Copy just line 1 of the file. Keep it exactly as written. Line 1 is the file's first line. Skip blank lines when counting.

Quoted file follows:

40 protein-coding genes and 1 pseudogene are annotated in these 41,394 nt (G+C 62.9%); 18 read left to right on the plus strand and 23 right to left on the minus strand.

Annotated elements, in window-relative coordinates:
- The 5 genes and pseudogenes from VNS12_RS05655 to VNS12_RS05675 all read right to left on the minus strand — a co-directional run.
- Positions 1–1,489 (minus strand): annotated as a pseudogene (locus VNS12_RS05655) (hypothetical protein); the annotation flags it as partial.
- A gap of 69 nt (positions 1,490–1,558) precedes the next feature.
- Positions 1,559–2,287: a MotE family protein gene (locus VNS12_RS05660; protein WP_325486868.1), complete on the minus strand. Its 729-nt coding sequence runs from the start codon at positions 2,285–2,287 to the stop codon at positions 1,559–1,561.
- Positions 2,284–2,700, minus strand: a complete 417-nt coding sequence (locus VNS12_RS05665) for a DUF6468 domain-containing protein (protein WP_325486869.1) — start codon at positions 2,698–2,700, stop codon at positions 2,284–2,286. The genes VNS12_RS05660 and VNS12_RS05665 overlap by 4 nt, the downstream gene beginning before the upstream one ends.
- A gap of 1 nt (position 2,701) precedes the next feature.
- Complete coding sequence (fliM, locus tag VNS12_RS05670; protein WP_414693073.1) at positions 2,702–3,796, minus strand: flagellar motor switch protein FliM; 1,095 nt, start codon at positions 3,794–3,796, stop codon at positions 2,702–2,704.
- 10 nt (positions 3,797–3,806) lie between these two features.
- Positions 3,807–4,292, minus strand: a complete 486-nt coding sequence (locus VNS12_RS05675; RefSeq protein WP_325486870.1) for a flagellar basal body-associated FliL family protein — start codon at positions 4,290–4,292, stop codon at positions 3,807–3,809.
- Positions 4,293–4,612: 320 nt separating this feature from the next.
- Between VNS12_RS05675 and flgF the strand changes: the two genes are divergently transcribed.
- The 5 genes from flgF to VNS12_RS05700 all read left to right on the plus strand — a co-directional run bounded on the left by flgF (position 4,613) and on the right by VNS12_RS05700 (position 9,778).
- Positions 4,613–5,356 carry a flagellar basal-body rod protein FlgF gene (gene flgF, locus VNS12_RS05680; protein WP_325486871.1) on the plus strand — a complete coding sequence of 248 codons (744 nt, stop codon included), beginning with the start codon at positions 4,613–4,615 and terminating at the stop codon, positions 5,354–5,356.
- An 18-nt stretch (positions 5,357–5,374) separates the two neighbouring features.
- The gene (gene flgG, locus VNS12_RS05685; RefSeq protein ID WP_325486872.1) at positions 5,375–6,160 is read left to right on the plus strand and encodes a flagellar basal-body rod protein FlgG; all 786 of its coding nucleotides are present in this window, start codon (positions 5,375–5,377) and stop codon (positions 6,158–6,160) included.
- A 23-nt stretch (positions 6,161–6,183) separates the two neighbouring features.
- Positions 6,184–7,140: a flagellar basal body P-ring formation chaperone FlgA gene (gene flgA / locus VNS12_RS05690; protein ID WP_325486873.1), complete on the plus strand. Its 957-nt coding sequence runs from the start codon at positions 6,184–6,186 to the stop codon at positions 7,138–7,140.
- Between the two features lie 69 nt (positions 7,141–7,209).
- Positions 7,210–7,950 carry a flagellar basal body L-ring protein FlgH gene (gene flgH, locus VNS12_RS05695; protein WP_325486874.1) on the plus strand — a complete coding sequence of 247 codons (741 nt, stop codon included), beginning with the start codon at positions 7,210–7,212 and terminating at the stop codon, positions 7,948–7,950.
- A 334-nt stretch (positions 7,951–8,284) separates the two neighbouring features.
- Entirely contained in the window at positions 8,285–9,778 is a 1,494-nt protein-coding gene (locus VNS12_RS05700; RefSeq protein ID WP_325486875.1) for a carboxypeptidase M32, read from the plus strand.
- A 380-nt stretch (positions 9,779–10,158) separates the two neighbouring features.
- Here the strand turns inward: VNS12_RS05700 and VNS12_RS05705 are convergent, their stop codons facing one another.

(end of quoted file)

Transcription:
40 protein-coding genes and 1 pseudogene are annotated in these 41,394 nt (G+C 62.9%); 18 read left to right on the plus strand and 23 right to left on the minus strand.